Most importantly, we were welcome to take it if we were willing to come break it down and transport it. I was excited and requested a picture, which I received, and you can see below.

old playset in the woods

Right away, I knew this was a Castle Set from Rainbow Play Systems, the best (and most expensive) residential swing set manufacturers by far. My excitement grew, as these sets cost $6,000 brand new and are made of very durable and very beautiful 100% natural cedar wood. The condition of the playset was hard to determine from the one picture, so I requested a few more. Even if it was in awful shape, restoration would easily be worth the effort. This was a great opportunity… but then I got the rest of the pictures. See below.

weathered and damaged playset

Yikes! This was going to be a ton of work and he lived an hour away, but this was an amazing opportunity. Without hesitation, I said “yes!”. While his neighbor insisted we were doing him a favor by taking it, I immediately sent him an Amazon Gift Card to express my gratitude, (and to ensure he didn’t change his mind or give it to someone else). I knew breaking this playset apart and rebuilding it would be challenging so I grabbed my tools, rented a U-Haul, and started driving.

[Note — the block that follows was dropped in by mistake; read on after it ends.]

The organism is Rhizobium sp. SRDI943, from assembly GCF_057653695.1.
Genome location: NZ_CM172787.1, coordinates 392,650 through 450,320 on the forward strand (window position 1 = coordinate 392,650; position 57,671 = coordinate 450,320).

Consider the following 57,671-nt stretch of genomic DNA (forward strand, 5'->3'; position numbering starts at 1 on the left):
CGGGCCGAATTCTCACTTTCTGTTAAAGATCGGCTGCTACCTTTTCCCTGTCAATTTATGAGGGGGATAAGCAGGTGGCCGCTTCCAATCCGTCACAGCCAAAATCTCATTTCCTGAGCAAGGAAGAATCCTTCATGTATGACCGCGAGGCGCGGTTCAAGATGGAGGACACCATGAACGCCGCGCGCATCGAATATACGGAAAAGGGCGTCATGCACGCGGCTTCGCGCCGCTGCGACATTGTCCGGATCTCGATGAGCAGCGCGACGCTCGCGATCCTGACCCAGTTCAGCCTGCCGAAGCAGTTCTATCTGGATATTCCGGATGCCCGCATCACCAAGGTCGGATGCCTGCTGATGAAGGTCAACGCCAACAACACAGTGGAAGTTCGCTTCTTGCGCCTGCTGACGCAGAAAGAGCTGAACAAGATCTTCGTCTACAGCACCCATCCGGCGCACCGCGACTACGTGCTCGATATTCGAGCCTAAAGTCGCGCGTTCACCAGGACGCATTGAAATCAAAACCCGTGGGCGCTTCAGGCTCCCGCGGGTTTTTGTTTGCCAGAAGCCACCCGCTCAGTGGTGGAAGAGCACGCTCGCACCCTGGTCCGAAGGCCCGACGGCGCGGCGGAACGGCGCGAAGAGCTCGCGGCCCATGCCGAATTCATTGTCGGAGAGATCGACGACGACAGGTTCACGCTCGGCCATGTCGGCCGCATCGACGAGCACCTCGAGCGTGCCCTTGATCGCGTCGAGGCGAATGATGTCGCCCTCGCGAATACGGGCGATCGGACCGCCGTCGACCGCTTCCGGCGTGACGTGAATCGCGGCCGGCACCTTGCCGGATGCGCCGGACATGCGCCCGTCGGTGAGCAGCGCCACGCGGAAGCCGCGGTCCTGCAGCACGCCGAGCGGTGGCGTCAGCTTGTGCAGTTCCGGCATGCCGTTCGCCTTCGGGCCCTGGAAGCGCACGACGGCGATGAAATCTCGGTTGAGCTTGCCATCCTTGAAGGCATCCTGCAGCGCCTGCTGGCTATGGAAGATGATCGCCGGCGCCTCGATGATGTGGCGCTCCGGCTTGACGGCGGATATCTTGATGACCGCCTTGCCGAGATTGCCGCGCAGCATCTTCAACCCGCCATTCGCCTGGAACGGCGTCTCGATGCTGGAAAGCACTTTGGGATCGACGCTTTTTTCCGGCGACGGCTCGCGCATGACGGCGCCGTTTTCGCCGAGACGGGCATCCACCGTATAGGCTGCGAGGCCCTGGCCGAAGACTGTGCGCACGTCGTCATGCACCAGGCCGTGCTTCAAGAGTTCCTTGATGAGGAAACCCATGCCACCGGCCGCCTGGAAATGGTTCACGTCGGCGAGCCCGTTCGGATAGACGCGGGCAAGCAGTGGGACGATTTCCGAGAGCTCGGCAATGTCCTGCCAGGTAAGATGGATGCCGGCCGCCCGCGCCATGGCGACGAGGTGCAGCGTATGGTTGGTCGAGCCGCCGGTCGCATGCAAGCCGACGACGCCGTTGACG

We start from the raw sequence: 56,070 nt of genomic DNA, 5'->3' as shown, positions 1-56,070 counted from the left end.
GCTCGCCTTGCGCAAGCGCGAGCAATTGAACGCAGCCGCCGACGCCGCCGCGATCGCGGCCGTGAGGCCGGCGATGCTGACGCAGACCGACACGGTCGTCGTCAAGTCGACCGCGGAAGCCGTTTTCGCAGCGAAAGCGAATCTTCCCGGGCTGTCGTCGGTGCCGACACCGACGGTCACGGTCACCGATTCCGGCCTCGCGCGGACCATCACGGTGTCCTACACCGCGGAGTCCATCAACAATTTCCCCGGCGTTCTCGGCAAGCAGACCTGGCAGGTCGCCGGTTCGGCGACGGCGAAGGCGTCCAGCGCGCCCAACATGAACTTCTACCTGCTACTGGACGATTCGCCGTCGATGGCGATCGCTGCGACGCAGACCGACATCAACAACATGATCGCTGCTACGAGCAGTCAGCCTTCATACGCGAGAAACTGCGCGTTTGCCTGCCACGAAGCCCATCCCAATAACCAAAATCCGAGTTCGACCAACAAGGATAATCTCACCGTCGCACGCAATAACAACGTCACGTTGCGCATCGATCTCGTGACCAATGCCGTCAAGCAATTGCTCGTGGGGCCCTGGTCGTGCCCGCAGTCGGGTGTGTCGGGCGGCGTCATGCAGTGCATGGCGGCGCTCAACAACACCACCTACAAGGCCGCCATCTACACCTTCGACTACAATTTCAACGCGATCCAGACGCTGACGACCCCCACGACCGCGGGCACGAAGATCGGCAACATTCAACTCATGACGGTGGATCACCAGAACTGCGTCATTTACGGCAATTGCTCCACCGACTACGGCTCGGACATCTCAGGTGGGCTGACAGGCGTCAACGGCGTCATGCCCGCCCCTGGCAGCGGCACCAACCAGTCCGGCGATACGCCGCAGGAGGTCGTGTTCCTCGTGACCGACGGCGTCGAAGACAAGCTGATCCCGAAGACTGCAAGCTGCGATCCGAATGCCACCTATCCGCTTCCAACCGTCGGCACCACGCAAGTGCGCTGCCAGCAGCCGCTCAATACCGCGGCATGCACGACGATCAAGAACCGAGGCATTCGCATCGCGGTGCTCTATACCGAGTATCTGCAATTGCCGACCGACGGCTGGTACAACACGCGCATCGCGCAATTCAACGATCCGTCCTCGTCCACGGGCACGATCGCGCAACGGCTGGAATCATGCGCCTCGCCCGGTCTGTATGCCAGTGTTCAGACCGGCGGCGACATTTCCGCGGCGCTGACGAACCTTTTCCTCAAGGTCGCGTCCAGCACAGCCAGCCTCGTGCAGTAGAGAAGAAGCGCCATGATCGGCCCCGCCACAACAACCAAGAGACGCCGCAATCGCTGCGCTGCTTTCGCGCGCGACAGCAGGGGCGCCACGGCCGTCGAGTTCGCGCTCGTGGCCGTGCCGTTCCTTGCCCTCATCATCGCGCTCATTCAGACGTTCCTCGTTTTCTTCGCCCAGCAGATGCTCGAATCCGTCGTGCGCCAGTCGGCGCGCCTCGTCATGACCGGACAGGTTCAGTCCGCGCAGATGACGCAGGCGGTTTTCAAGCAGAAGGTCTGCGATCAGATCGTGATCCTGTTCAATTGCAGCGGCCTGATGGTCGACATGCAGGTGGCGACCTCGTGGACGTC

How to Breakdown a Playset

Disassembling a play set is easy but disassembling a playset that you actually plan to rebuild is very time consuming and difficult. In the event you find yourself in a situation like mine, follow these steps. Otherwise, skip this part.

  1. Bring the right tools. Of course, you will need a socket wrench, adjustable wrenches, and a drill. But you will probably also need a deep socket set, lubricant spray, pliers and probably a hammer. On an old playset, some of the hardware is really difficult to untighten, especially 18-inch bolts! In some cases, you may want to hammer bolts back out when they are tough to move. Take care not to bust the end of the bolt like I did. This hardware can be expensive to replace.
  2. Take pictures of everything. This is the most important step. You assume you will remember where everything went but when it’s broken down into a million pieces, the pictures will be incredibly useful, for you and anyone who might help you reassemble. I just counted 64 pictures I took before breaking down.
  3. Pack a lot of Ziplock bags, pieces of paper, and a marker.
  4. Remove Accessories, ladders, slides, swings etc. first.
  5. Put hardware for each accessory into a zip lock bag and label it. I can’t stress the importance of this step enough. For example, put the slide hardware into a Ziplock bag with a piece of paper that reads “Hardware to connect 6-foot green slide to playset”.